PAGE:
As I sit down to write this column I don’t know where I am nor where I am going! I know that I am somewhere on the ocean and when I looked at the sun this morning I worked out quite easily that we are heading South but beyond that I haven’t a clue. No one will tell me because virtually everyone who is with me on this ship, on which I am lecturing, is literally in the same boat as myself. Totally in the dark! We set sail from Southampton yesterday evening and sailed all night and throughout today. We shall almost certainly travel though the night again and may, (I emphasise may because I don’t know) dock somewhere in the morning. On the other hand it’s quite possible for us to continue throughout the day tomorrow. There is no telling for this is a mystery cruise and none but the Captain, and a few senior officers know our destinations. The Captain takes a delight in keeping his passengers, all 600 of them, guessing. One year, when he conducted such a voyage he set off in a Southernly direction and when everyone had gone to bed thinking that were off to warmer climes he turned the ship round and headed for Norway! As I look out of my cabin the sky is grey and the sea choppy so as this article is being written in November I can only hope he does not try the same trick again!
I am not sure how the idea of arranging such a cruise originated but have been told that once, just after passengers had left the UK for a planned cruise, many of the ports at which they were due to call went on strike. The Captain was faced with a decision to return home or to continue and dock where he could. This proved to be so popular with the passengers that the company decided to make it an annual event and so here we all are heading for the edge of the world!
I can’t help but reflect on the mariners of old who, believing that the earth was flat never the less cast off into the unknown and made all sorts of exciting discoveries. They showed as much courage, if not more, that the space travellers of today who venture into the heavens. The modern explorer is supported by a formidable backup team and quantities of advance information. Yesterday’s sailors had no such help. Once they had left the shores of their home country they had no idea what they were going to find or when, if ever, they would return. I have crossed the Pacific several times by ship and never fail to be amazed by the vast extent of this mighty ocean. The thought of a handful of intrepid sailors launching out in a boat, or even a raft and finding new territories, never fails to impress me.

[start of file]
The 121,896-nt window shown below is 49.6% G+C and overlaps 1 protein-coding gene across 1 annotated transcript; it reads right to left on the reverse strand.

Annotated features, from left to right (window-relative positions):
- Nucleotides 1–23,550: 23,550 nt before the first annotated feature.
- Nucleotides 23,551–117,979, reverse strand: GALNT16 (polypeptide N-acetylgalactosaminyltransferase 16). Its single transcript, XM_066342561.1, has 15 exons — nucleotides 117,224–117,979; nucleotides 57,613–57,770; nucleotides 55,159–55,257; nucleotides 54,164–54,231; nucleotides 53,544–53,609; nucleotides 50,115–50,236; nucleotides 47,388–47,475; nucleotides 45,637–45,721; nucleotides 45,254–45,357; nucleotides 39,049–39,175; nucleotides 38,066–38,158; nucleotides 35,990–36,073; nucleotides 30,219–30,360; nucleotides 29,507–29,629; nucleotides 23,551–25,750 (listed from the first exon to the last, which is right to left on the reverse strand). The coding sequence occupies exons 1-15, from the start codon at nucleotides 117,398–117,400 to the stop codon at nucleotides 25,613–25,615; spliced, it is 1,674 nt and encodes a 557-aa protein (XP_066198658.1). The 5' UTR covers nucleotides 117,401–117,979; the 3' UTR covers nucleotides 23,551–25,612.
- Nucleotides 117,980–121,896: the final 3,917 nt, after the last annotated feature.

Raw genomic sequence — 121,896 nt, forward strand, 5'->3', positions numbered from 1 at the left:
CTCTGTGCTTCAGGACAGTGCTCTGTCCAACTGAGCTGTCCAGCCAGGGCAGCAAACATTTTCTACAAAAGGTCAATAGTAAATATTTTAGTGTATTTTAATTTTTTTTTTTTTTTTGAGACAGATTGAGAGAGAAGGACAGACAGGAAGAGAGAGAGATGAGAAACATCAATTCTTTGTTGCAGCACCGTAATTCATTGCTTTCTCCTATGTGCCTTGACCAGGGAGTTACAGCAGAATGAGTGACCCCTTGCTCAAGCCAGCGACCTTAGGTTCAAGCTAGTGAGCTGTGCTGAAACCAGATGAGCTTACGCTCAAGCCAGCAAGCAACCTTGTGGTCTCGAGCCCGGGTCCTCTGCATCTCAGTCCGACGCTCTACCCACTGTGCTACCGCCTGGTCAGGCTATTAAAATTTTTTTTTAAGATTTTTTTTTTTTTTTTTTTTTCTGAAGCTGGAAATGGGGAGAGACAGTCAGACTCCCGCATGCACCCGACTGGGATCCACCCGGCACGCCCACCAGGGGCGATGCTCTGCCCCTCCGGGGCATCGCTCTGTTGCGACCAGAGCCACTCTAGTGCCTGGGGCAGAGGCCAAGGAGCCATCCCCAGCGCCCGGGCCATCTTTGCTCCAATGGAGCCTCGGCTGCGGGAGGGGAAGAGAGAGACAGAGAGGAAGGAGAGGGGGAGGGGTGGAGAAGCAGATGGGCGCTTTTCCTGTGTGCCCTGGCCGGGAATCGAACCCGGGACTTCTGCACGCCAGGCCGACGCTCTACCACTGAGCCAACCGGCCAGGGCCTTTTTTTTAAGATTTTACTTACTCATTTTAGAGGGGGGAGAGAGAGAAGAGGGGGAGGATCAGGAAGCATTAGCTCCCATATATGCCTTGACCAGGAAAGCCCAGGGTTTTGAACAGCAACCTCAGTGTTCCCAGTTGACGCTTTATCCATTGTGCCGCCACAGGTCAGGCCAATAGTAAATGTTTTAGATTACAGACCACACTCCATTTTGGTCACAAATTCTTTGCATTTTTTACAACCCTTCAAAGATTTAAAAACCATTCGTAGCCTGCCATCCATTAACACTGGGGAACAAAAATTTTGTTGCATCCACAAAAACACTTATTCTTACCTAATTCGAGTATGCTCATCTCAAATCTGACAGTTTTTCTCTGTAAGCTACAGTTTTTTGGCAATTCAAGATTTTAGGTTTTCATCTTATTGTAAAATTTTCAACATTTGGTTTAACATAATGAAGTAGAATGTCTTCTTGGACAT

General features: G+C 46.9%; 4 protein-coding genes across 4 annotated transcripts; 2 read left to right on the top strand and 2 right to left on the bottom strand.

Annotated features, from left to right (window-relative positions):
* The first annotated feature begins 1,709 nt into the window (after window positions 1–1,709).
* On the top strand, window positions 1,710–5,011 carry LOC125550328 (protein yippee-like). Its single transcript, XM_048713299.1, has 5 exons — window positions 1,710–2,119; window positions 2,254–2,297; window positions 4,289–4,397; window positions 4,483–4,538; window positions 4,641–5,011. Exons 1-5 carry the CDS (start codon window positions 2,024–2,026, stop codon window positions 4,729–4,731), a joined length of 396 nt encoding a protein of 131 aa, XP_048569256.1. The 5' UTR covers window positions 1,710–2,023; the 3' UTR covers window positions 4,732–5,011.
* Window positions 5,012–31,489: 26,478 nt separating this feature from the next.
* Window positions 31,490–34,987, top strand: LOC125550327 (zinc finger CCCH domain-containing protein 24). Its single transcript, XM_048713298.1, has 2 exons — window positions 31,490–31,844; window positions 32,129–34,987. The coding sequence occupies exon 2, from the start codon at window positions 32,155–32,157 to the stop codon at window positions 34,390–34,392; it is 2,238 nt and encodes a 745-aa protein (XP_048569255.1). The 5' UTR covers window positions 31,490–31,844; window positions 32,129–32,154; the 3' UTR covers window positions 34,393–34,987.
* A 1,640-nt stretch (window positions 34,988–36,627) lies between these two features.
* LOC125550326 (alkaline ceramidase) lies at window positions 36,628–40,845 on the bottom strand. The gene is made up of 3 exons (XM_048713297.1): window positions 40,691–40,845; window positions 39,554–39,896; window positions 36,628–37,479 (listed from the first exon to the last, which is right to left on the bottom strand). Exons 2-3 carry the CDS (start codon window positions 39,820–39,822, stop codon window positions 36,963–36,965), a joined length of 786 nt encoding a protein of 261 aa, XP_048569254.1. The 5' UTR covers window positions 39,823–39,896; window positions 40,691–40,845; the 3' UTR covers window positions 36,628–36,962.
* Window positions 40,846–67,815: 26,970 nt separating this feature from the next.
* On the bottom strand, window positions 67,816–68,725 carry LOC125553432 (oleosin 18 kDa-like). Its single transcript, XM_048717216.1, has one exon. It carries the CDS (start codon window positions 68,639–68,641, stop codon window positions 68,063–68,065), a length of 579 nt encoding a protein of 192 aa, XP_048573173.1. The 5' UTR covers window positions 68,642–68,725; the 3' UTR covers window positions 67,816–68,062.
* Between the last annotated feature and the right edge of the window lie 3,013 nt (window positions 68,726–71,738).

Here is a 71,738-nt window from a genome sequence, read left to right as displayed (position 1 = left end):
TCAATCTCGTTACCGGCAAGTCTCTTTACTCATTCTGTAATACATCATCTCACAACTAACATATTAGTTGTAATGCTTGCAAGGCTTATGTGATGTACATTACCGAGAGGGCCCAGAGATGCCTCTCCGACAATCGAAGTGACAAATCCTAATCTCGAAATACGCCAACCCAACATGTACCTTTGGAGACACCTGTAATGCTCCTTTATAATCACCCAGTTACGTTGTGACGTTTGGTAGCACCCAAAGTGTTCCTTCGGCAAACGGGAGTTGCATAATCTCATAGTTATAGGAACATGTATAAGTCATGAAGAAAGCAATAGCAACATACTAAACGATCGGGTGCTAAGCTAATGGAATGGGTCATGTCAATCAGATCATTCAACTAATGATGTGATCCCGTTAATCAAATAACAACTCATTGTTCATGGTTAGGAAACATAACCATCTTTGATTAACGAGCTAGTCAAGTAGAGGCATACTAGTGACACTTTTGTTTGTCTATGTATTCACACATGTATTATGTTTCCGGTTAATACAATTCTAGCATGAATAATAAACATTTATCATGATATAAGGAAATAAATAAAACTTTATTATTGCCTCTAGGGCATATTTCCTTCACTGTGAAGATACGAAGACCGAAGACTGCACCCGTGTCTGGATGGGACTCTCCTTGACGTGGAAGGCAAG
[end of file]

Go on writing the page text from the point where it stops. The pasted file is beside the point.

Well, I am going to stop this article now and invite you to join with me on the mystery cruise from the comfort of your own home. This article has to be submitted in five days time so once we arrive at our first port of call I’ll let you know. We continue in all for 23 days and could travel a long way in that time. However I will certainly let you know where we are before I post this column but I am afraid I shall have to leave you to guess our final port of call on this journey.
This morning when I woke we were in a port but where, I hadn’t a clue. However all was revealed when it was announced that we had docked in Morocco and would be moored there all day. I decided to explore the town, the most interesting part of which was the market where goods of every description were on sale. Back on the ship the guessing game started again. Some said that we were bound to sail around the Mediterranean. Others were equally convinced that we would be heading further into the Atlantic. We shall see.
The last event I can write about before submitting these notes it to say that virtually all the ship’s company and passengers stopped what they were doing to attend The Service of Remembrance led by the Captain and the Chaplain. On this day, when we remembered those who lost their lives in warfare, we especially remembered those who were lost at sea. How tragic it is that there continues to be thousands of men women and children who have been displaced as a result of warfare and many more thousands who have died in conflict. From the comfort of a mystery cruise life is not at all bad but one can never forget that this world is a seriously troubled place. On this ship most of us have little idea of where we are heading. One wonders also if world leaders have the vaguest notion of where the world is bound for.